"Grumpy people are no good!"

Translation:Sura människor är inget att ha!

March 20, 2015



Why can't you say directly "are no good", like "är inte bra"?

June 7, 2015


I tried the same, but I'm still wondering why it's wrong...

June 10, 2015


I'm wondering too...

July 7, 2015


That would mean are not good which, while technically the same, doesn't carry the same nuance. When translating, we want to carry as much meaning to the Swedish as possible so if there is a matching expression, we use that.

December 28, 2017


I'm not sure I understand. The sentence above is ".... are no good"?

July 7, 2015


(Sorry for the late answer) Yes, the sentence above is "are no good". I think what we are all confused about is why it is not okay to translate that as "är inte bra". Maybe this is accepted now, don't know, but when I posted it certainly wasn't.

I understand "inget att ha", it makes perfect sense to me and I understand that this sentence is probably here to teach this expression. But at the same time I also feel like "är inte bra" would work just as well, although it would technically mean "are not good".

November 3, 2015


Yes, you can say inget bra with the same meaning as above. Note though that that will be inget bra in Swedish. Just like you said no good in English.

If it had said not good in English, inte bra would have been a good translation.

Generally, not in English is inte in Swedish, and no is ingen/inget/inte. We're trying hard to get this through to our students since it seems that people who speak English tend to easily mix the two up. But it's really much easier than many people understand!

'This is not a book' = Det här är inte en bok
'I am not eating' = Jag äter inte
'We have no books' = Vi har inga böcker
'I have no energy' = Jag har ingen energi

November 3, 2015


Can you say "this is no book"="det här är ingen bok"? Or "I do noT have [eg. the] energy"="jag har inte energi[n]"?

December 26, 2017


This is a perfect explanation! I genuinely struggled with this and didn't think there was a difference. But now it's clear! Thanks.
However, i still have a problem with EJ. I don't know when it's used. Can you help me with this?

June 1, 2019


ej is synonymous with inte, just formal. You'll encounter it in formal text and where brevity is important, such as on road signs.

June 1, 2019


I do agree that it can be frustrating when a translation isn't accepted, but I think "no good" and "not good" are different in English.

My take is that saying "Grumpy people are not good" is talking about something fairly concrete, e.g. "Grumpy people are not good because they bring everyone down", or "Grumpy people are not good as teachers."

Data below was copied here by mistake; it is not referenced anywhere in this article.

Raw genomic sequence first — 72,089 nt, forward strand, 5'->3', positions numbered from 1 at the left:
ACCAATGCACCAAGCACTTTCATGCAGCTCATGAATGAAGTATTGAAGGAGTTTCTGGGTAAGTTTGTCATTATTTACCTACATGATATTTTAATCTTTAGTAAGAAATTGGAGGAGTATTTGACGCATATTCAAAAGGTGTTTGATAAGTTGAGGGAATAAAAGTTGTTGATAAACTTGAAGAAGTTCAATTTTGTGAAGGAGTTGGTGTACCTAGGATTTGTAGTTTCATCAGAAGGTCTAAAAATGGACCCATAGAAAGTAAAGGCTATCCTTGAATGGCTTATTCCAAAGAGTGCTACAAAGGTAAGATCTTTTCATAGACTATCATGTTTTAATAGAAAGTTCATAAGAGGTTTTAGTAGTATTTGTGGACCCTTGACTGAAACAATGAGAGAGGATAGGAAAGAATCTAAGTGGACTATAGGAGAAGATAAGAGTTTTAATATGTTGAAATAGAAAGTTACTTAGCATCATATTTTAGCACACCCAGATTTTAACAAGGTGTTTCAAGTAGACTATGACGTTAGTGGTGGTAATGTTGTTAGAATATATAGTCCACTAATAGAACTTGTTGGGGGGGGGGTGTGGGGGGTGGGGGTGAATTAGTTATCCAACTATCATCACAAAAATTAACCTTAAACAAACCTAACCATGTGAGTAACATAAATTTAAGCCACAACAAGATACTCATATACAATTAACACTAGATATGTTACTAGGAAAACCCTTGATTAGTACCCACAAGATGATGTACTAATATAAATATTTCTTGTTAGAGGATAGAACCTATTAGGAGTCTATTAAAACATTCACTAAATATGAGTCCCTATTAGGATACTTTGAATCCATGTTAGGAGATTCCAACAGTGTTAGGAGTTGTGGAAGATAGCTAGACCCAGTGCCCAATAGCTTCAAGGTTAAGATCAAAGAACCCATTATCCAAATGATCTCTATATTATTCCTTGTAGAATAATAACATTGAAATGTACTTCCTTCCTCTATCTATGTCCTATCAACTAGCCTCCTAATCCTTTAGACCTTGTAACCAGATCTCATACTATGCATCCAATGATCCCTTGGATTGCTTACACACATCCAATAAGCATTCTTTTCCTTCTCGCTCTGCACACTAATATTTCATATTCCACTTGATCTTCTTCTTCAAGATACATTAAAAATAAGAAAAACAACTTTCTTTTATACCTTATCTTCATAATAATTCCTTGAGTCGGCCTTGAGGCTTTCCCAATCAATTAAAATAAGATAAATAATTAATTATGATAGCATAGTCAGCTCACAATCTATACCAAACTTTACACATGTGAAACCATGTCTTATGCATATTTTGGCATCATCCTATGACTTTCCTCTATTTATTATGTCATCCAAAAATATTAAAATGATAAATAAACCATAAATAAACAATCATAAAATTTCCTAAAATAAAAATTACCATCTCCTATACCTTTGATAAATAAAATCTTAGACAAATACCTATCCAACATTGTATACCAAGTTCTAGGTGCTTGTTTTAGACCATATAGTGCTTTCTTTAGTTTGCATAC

Saying "Grumpy people are no good" means they generally have no use or redeeming features, and nobody would ever want them around.

I think it's clearer when talking about a single person. "He's no good" is a description of his character. Maybe he's got a long criminal record or he's always letting others down. "He's not good" sounds more like the answer to a question asking how he is or how skilled he is at something.

Also, as you suggested, I think this sentence is really trying to teach us "...är inget att ha". The simple use of "inte" is well covered elsewhere.

February 11, 2016


Yeah, looking back on it I totally understand what you mean. Will take it up for discussion with the other mods to make sure we're on the same train.

November 3, 2015


I got "sura människor är inte bra" wrong. Is it not correct?

October 27, 2015


I don't quite undetand what inget att ha means.

March 20, 2015


Well, literally it means "nothing to have", which means nothing worth having, which means it's no good.

March 20, 2015


I was going to ask why it can't be ingen since we're dealing with people here. You answered my question. :)

December 28, 2017


Why doesn't "folk" work here?

April 15, 2015


In English, people also doubles as the plural of person, but in Swedish, it doesn't.

So it's like this: Peter, Paul, and John are three people in English, but they're not tre folk in Swedish. Danes, Norwegians, and Swedes are tre folk in Swedish.

November 3, 2015


So 'folk' would bear closer resemblance to "peoples" as in whole groups, not persons?

November 3, 2015


Yup, when it's used as a countable noun. As an uncountable noun, you can say mycket folk, but then you don't see them as several individuals, but as a crowd.
Compare with fruit or paper in English where you can say either many or much, but you get different meanings.

November 3, 2015


Cool, thanks!

November 3, 2015


I also want to know this

May 27, 2015



November 3, 2015


Why "inget"? Människor is plural...shouldn't it be "inga"?

November 17, 2018


Graham, here "inget" is a pronoun, not an adjective modifying "människor". (If it were an adjective modifying a plual noun, then yes, it would take a plural ending. But it's not.)

April 27, 2019


"Nothing worth having"?

August 1, 2018



September 10, 2018


DL corrected my attempt (using vresiga and inte) to "Griniga människor är inget bra!" Would that have been accepted if I had written it first time? I have a screen shot of it in case it's just wrong! Just tried it and it was accepted!

January 30, 2018


About 'people', a TV program on IKEA ('Flatpack Empire') showed their slogan which talked of being better for 'de manga manniskorna' (sorry for missing accents) which in English they translate as 'the many people'. That sounds funny in English, does it sound funny in Swedish?

February 24, 2018
Learn Swedish in just 5 minutes a day. For free.